It is only in the spring that the coaches have time to observe and promote the player who may have arrived at college without a thick portfolio of high school clippings. It is as inconceivable to imagine that a college team can play anywhere close to its potential without spring practice as it is to argue that the Yale crew could have won the 1956 Olympic gold medal if it had been forbidden to practice until a month before the race.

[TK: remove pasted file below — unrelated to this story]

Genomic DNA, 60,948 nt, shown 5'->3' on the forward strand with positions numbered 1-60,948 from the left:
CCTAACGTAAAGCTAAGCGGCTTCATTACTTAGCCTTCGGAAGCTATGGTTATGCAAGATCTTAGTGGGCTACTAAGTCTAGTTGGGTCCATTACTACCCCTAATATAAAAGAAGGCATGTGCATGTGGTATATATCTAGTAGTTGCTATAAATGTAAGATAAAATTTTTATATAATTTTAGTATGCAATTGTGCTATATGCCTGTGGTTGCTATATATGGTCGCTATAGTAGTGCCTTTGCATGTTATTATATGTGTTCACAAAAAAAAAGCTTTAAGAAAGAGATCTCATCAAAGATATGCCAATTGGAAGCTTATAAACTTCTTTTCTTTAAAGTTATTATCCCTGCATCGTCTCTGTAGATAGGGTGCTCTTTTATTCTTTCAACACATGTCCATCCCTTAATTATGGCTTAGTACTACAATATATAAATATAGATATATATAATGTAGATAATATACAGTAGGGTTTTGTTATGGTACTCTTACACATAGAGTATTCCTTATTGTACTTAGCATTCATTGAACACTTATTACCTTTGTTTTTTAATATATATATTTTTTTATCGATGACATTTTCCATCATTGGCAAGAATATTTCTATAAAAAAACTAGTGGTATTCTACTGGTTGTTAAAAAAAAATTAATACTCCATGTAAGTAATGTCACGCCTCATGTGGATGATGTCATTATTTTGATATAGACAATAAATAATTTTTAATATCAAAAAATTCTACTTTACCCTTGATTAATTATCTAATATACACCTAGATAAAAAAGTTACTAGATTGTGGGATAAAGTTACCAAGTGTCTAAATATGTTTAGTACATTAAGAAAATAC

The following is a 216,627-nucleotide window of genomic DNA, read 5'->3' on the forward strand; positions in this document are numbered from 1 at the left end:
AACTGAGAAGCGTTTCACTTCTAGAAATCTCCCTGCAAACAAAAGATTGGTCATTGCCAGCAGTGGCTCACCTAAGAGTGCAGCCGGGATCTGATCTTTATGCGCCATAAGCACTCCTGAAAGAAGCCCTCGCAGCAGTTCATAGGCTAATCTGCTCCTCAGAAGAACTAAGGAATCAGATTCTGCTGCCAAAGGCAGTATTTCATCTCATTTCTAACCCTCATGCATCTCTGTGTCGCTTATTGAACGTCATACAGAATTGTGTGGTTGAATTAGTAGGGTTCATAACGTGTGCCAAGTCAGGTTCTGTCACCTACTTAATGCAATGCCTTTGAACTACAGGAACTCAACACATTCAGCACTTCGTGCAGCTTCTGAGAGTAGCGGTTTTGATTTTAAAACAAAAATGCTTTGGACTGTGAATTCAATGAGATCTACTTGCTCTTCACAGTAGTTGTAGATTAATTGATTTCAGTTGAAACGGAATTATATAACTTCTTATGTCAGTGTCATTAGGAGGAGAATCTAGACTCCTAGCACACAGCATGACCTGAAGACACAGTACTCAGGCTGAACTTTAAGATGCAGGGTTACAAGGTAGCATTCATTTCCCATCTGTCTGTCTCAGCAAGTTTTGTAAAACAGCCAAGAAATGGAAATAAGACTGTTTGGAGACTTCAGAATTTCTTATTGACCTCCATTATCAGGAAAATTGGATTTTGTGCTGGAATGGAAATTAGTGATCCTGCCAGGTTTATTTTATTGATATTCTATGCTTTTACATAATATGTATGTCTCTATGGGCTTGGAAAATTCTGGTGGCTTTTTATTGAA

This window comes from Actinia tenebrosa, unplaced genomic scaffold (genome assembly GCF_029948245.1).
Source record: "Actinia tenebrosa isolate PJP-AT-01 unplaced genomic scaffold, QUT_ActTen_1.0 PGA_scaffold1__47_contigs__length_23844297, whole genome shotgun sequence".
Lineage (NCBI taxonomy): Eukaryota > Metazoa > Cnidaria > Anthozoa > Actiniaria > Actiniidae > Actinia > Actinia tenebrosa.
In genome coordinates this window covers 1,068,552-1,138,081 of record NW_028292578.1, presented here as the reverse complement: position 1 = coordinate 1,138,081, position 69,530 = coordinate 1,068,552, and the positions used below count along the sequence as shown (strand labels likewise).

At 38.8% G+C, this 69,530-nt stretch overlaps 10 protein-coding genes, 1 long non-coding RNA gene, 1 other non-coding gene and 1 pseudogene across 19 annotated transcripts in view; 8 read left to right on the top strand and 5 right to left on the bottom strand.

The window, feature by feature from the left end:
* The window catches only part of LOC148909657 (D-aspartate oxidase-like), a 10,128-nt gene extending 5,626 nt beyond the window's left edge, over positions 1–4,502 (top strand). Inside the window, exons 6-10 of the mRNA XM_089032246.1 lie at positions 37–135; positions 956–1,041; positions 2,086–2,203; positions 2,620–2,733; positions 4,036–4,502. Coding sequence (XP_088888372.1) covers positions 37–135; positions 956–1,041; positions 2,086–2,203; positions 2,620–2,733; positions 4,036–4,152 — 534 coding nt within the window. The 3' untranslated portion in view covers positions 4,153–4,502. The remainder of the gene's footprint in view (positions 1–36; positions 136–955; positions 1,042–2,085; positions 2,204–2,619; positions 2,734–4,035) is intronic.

As Daugherty sent his squad against Coach Sebo's Oldtimers last Saturday, there were quite a few unanswered questions in his mind about his 75 candidates for the varsity. By and large, it was a young squad with only six of next year's seniors among the first two starting lineups that Daugherty always employs. Last year's performances proved to him that he had two superlative halfbacks in Herb Adderley and Gary Ballman and an able though smallish fullback in Carl Charon. And the team was deep in replacements at these positions. There were at least five crackerjack ends including the brilliant pass receiver, Fontes, who isn't even listed on the first two teams. But quarterback could be a problem, and so could the middle of the line, where Daugherty will have to rely heavily on sophomores and juniors this fall.